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In my .NET 2.0 application, I need to check if sufficient permissions exist to create and write to files to a directory. To this end I have the following function that attempts to create a file and write a single byte to it, deleting itself afterwards to test that permissions do exist.

I figured the best way to check was to actually try and do it, catching any exceptions that occur, but I'm not particularly happy about the general Exception catch, so is there a better, or perhaps a more accepted way of doing this?

private const string TEMP_FILE = "\\tempFile.tmp";

/// <summary>
/// Checks the ability to create and write to a file in the supplied directory.
/// </summary>
/// <param name="directory">String representing the directory path to check.</param>
/// <returns>True if successful; otherwise false.</returns>
private static bool CheckDirectoryAccess(string directory)
{
    bool success = false;
    string fullPath = directory + TEMP_FILE;

    if (Directory.Exists(directory))
    {
        try
        {
            using (FileStream fs = new FileStream(fullPath, FileMode.CreateNew, 
                                                            FileAccess.Write))
            {
                fs.WriteByte(0xff);
            }

            if (File.Exists(fullPath))
            {
                File.Delete(fullPath);
                success = true;
            }
        }
        catch (Exception)
        {
            success = false;
        }
    }
share|improve this question
    
Thanks for the code, though one thing, the caller may get the false impression that write permission is missing if the user is able to write but not able to delete. I would change this to use FileMode.Create and get rid of the file deletion. Obviously you won't need this code anymore, but I write this for the benefit of future readers. –  n00b Dec 3 '13 at 18:46

7 Answers 7

up vote 16 down vote accepted

The answers by Richard and Jason are sort of in the right direction. However what you should be doing is computing the effective permissions for the user identity running your code. None of the examples above correctly account for group membership for example.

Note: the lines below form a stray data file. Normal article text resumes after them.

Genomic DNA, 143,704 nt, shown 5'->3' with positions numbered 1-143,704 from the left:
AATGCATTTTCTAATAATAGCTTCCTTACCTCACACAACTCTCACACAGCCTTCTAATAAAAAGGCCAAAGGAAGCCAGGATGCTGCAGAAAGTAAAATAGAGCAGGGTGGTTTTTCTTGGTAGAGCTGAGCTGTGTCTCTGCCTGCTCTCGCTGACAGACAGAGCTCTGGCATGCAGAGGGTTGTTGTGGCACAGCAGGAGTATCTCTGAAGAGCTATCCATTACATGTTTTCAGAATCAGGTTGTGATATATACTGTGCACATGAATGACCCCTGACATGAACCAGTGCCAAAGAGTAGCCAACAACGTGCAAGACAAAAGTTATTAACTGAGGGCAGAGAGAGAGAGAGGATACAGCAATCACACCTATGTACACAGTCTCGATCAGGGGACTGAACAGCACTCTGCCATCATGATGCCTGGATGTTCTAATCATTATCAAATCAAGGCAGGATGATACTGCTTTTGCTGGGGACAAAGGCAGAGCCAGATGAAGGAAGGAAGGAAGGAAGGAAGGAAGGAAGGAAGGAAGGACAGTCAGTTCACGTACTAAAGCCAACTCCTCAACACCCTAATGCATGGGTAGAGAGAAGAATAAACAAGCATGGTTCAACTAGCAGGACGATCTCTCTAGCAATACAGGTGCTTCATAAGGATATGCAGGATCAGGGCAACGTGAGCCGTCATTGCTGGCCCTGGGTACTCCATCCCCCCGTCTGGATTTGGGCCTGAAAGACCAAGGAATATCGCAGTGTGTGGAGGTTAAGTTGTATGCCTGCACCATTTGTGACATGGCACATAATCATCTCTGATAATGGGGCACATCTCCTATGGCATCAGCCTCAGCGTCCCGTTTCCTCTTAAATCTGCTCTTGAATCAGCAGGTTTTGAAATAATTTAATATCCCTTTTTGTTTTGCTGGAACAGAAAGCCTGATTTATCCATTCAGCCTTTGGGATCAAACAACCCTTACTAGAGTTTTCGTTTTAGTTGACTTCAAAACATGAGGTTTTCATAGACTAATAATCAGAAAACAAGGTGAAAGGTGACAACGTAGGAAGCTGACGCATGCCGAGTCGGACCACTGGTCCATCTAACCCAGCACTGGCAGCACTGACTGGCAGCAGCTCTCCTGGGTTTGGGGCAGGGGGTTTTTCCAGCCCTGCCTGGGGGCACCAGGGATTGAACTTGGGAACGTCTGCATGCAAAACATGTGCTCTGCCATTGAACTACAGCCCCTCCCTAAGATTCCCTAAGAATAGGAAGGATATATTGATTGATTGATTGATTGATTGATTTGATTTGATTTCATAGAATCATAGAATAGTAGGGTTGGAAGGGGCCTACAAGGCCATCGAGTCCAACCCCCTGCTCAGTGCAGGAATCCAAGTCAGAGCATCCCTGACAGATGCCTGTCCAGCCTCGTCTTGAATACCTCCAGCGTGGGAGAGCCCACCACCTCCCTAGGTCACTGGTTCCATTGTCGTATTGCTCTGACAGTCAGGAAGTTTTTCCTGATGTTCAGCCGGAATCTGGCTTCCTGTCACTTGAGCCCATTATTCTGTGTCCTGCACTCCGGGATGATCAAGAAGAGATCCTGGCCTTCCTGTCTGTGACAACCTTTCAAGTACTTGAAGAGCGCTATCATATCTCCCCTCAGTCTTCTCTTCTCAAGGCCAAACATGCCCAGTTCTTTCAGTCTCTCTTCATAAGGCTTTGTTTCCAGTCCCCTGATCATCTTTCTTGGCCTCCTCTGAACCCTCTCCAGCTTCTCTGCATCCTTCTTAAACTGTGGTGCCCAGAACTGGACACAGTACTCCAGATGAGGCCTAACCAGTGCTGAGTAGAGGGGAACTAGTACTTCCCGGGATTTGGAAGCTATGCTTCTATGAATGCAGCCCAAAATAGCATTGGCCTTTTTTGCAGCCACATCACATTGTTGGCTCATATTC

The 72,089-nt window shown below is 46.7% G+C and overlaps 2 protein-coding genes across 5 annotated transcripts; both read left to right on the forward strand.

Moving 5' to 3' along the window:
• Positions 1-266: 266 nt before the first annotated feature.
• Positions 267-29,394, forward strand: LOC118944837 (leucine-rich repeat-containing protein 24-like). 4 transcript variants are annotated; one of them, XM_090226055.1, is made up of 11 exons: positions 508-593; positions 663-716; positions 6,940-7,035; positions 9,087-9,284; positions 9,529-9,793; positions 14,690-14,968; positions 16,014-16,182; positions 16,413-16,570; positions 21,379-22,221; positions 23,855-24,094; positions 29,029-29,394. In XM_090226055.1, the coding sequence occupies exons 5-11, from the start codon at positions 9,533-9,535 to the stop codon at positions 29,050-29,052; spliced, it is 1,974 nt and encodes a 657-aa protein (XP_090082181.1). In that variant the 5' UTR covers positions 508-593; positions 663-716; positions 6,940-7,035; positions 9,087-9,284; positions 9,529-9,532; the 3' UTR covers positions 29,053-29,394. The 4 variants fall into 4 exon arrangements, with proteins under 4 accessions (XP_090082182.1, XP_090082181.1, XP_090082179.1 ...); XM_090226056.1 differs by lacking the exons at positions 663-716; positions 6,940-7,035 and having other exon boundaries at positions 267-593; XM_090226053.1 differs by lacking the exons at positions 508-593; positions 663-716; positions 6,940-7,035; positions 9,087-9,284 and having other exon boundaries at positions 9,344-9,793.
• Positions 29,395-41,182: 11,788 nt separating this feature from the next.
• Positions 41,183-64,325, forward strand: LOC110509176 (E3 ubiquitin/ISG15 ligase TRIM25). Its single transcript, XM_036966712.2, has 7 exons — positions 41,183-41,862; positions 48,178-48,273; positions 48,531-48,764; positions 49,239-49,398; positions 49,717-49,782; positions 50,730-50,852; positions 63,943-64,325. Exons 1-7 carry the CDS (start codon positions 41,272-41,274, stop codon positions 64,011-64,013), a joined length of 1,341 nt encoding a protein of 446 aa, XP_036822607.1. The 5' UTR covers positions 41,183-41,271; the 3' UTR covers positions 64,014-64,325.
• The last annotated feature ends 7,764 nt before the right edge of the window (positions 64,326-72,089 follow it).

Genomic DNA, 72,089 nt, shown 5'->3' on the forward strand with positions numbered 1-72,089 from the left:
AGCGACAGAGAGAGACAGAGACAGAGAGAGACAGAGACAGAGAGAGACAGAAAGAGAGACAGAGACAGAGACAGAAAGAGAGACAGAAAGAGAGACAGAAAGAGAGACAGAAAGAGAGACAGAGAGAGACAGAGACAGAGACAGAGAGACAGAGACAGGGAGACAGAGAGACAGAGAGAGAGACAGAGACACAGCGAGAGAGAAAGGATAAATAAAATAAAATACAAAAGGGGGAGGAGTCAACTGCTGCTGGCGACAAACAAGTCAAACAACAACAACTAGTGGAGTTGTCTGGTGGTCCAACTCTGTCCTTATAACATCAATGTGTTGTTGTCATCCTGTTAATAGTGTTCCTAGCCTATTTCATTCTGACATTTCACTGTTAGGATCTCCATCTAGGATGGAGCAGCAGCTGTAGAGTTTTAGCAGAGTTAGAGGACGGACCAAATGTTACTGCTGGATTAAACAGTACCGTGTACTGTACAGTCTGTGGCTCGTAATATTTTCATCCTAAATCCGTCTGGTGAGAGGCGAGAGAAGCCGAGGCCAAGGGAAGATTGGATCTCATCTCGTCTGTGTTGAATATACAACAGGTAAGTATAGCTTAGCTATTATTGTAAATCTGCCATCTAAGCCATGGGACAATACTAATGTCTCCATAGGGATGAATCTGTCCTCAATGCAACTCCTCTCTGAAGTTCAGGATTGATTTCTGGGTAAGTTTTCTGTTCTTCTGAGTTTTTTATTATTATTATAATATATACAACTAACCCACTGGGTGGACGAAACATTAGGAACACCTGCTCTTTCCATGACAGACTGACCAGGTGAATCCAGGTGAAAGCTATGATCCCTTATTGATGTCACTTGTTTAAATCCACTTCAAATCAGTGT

I'm pretty sure Keith Brown had some code to do this in his wiki version (offline at this time) of The .NET Developers Guide to Windows Security. This is also discussed in reasonable detail in his Programming Windows Security book.

Computing effective permissions is not for the faint hearted and your code to attempt creating a file and catching the security exception thrown is probably the path of least resistance.

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1  
It is also the only reliable method as otherwise someone could change the permission between checking and actually trying save (unlikely, but possible). –  Chris Chilvers Aug 15 '09 at 12:41
1  
Thanks for this. So the only change I should do to my code is to catch a security exception instead of the general 'Exception'? –  Andy Aug 15 '09 at 16:57
    
@Andy - yes, it's the path of least resistance unless you want to write the code to compute effective permissions. –  Kev Aug 29 '09 at 15:10
1  
why does everything have to be so darned complicated! –  Vidar Nov 3 '11 at 14:04
3  
@Triynko - I suggest you read the article I quoted: groups.google.com/group/… - computing effective permissions is not as simple as it sounds. Be my guest and supply an answer to prove me wrong. –  Kev Nov 29 '11 at 11:41

Directory.GetAcessControl(path) does what you are asking for.

public static bool HasWritePermissionOnDir(string path)